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Under the ACA, as of 2014, Medicaid coverage is extended to poor and near poor adults in states that have opted to expand eligibility, and tax credits are available for low and middle-income people who purchase coverage through a health insurance Marketplace. Millions of people have enrolled in these new coverage options, but millions of others are still uninsured. This analysis updates national and state-by-state estimates of eligibility for ACA coverage options among those who remained uninsured. It is based on Kaiser Family Foundation estimates based on the 2016 Current Population Survey, combined with other data sources. We estimate coverage and eligibility as of 2016.
Medicaid, the largest public health insurance program in the United States, covering health and long-term care services for more than 72 million low-income individuals, has played a critical role in HIV care since the HIV epidemic began. This fact sheet provides an overview of the role of each program for people with HIV, including trends and characteristics of beneficiaries, spending, services and other issues.
Putting Medicaid in the Larger Budget Context: An In-Depth Look at Four States in FY 2016 and FY 2017
This report provides an in-depth examination of Medicaid program changes in the larger context of state budgets in four states: Maryland, Montana, New York, and Oklahoma. These case studies build on findings from the 16th annual budget survey of Medicaid officials in all 50 states and the District of Columbia conducted by the Kaiser Commission on Medicaid and the Uninsured (KCMU) and Health Management Associates (HMA).
Implementing Coverage and Payment Initiatives: Results from a 50-State Medicaid Budget Survey for State Fiscal Years 2016 and 2017
This report provides an in-depth examination of the changes taking place in Medicaid programs across the country. The findings in this report are drawn from the 16th annual budget survey of Medicaid officials in all 50 states and the District of Columbia conducted by the Kaiser Commission on Medicaid and the Uninsured and Health Management Associates (HMA), in collaboration with the National Association of Medicaid Directors. This report highlights policy changes implemented in state Medicaid programs in FY 2016 and those implemented or planned for FY 2017 based on information provided by the nation’s state Medicaid directors. Key areas covered include changes in eligibility and enrollment, managed care and delivery system reforms, long-term services and supports, provider payment rates and taxes, and covered benefits (including prescription drug policies).
50-State Survey Finds Slower Growth in Total Medicaid Spending Nationally in FY 2016 and Projected for FY 2017 as Earlier Increases from the Affordable Care Act’s Coverage Expansions Taper Off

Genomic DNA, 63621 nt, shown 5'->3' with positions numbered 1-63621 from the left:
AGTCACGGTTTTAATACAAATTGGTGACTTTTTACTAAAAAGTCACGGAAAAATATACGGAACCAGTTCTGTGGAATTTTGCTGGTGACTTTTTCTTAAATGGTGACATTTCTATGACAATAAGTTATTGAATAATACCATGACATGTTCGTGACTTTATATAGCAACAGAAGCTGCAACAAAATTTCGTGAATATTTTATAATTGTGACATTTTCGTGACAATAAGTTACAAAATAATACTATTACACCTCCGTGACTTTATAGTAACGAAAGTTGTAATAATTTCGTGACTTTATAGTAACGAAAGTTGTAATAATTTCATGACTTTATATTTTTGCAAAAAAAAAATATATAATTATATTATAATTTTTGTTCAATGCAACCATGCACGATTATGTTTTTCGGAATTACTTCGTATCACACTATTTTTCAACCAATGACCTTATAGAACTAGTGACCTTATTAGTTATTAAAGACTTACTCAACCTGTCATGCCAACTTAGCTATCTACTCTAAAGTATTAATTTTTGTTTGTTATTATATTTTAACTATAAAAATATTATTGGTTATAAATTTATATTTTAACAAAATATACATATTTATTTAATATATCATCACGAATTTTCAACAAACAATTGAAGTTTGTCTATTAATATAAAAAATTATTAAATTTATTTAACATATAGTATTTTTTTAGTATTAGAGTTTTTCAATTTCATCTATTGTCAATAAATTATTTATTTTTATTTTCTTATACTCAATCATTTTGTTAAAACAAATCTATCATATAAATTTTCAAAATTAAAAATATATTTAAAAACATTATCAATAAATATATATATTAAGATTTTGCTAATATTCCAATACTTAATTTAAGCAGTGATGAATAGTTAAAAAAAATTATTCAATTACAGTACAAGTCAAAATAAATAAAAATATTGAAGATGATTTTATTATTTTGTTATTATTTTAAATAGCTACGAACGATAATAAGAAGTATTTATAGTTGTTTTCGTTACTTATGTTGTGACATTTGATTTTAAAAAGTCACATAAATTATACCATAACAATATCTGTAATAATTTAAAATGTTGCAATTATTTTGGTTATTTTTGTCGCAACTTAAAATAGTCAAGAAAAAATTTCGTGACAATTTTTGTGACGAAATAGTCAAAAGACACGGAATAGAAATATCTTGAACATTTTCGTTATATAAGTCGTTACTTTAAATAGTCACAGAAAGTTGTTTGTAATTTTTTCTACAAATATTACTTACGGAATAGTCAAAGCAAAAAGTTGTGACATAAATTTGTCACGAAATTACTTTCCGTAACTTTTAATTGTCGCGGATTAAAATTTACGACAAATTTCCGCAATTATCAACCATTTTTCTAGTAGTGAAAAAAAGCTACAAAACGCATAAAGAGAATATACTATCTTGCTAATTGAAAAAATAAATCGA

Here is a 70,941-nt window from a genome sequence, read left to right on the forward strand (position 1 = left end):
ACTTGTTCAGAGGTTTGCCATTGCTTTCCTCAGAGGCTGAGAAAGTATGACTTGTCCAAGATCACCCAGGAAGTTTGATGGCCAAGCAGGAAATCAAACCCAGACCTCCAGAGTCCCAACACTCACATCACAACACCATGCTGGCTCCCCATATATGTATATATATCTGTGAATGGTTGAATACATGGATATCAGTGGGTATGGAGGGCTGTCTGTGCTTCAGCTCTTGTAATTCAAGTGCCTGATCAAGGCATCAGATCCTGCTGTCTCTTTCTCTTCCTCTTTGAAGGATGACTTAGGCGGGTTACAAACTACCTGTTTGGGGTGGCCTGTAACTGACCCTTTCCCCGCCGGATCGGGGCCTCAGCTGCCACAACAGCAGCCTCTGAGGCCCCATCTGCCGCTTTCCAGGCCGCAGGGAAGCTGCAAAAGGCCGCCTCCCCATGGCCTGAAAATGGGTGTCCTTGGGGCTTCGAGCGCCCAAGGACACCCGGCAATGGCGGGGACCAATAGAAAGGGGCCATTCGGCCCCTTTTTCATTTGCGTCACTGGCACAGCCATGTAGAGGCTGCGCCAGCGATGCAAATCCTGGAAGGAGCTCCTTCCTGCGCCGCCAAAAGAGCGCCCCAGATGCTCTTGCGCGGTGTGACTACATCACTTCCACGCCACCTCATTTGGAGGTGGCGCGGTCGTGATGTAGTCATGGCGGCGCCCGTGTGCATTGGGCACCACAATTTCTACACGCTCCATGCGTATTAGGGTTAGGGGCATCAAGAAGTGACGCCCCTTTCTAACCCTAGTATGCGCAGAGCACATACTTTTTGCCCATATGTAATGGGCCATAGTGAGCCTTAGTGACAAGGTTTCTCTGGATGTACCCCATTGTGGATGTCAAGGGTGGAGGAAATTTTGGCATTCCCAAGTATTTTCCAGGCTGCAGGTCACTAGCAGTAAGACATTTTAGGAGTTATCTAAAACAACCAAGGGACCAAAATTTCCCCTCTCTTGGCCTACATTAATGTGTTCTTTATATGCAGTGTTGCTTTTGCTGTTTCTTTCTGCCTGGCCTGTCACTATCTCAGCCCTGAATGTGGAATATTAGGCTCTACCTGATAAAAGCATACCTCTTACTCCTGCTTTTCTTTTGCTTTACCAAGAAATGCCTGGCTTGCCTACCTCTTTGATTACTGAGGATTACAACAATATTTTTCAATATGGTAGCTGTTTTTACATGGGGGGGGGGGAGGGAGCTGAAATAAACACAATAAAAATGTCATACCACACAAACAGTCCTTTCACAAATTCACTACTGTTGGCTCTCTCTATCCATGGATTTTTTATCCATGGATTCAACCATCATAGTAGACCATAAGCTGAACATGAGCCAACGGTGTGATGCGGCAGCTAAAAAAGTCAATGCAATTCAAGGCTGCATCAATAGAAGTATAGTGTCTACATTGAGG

After record increases in fiscal year 2015, growth in Medicaid enrollment and total Medicaid spending nationally slowed substantially in FY 2016 and are projected to continue to slow in FY 2017 as the initial surge of enrollment under the Affordable Care Act’s coverage expansions tapered off, according to the 16th annual 50-state…
This report provides an overview of Medicaid enrollment and spending growth with a focus on the most recent state fiscal year, FY 2016, and current state fiscal year, FY 2017. Findings are based on interviews and data provided by state Medicaid directors as part of the 16th annual Medicaid budget survey of Medicaid directors in all 50 states and the District of Columbia conducted by the Kaiser Commission on Medicaid and the Uninsured (KCMU) and Health Management Associates (HMA). Findings examine changes in overall enrollment and spending growth and also look at expansion versus non-expansion states.
This page provides access to the reports stemming from the 50-state Medicaid budget surveys published annually since 2000 by the Kaiser Family Foundation’s Commission on Medicaid and the Uninsured (KCMU). It tracks trends in Medicaid spending and enrollment, as well as Medicaid policy actions around eligibility and enrollment, provider rates, provider taxes/fees, premiums and cost-sharing, benefits and pharmacy, long-term care and delivery system and payment reform.
Medicaid is also a major provider of EpiPen and has been impacted by its increasing price. In this Data Note, we examine utilization, spending before rebates, and spending per prescription of EpiPen and other epinephrine auto-injectors before rebates in the Medicaid program.
To gauge whether individual market risk pools are healthier in states that have expanded Medicaid and did not allow transitional plans, this data note compares average state risk scores using data from the Centers for Medicare & Medicaid Services Summary Report on Risk Adjustment for the 2015 benefit year. The analysis finds that states that expanded Medicaid and did not allow transitional plans had lower average risk scores, suggesting the risk pools in those state’s markets are healthier than in non-expansion states and in states that allowed transitional plans.